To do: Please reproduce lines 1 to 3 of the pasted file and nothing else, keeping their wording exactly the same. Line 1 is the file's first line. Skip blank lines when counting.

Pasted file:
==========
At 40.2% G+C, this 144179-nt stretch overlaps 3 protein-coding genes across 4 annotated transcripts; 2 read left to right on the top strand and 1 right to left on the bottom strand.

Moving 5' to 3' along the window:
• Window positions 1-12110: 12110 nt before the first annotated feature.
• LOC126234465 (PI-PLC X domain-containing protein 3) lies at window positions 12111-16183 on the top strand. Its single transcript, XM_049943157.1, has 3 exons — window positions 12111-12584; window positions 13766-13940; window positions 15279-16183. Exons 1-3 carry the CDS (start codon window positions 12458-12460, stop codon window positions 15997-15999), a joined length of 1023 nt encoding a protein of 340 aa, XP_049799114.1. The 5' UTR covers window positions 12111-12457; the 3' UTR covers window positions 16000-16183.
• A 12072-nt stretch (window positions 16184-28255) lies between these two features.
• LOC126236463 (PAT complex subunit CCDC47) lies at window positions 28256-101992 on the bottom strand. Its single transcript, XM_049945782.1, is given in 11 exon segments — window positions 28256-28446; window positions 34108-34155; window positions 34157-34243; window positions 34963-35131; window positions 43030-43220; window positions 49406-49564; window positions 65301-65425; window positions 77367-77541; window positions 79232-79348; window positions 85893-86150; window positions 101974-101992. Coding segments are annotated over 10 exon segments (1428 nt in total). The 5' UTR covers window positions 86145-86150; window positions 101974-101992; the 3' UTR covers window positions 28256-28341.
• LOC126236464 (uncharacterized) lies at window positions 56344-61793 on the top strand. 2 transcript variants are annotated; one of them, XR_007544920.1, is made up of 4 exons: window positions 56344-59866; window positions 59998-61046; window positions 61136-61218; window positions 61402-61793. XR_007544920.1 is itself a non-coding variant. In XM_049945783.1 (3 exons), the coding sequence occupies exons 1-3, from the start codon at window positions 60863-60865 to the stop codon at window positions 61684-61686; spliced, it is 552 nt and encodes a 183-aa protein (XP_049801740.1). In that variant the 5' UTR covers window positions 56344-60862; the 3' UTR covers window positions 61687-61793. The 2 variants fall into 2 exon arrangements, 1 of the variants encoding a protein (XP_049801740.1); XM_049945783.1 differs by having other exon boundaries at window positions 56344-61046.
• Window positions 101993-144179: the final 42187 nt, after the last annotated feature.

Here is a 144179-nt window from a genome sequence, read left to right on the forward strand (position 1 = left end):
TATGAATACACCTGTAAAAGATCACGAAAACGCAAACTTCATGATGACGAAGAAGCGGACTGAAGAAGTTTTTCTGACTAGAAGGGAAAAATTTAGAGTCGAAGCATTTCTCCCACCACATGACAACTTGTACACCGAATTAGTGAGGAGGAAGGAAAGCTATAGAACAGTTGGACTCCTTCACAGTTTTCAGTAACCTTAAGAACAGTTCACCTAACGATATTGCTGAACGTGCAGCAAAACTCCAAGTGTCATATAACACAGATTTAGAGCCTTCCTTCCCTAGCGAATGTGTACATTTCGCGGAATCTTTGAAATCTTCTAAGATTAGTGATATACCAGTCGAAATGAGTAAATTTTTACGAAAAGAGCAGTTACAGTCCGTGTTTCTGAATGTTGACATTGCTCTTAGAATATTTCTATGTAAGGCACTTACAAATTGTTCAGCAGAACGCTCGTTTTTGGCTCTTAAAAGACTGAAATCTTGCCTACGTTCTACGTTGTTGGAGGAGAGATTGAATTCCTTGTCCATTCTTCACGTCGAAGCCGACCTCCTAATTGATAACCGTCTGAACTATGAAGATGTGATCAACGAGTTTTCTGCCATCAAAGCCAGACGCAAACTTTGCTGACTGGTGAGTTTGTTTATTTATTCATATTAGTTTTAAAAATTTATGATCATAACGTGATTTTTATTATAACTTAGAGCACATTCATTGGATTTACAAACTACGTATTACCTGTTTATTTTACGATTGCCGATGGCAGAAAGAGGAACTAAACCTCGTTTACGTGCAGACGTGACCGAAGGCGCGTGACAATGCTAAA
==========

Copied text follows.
At 40.2% G+C, this 144179-nt stretch overlaps 3 protein-coding genes across 4 annotated transcripts; 2 read left to right on the top strand and 1 right to left on the bottom strand.

Moving 5' to 3' along the window:
• Window positions 1-12110: 12110 nt before the first annotated feature.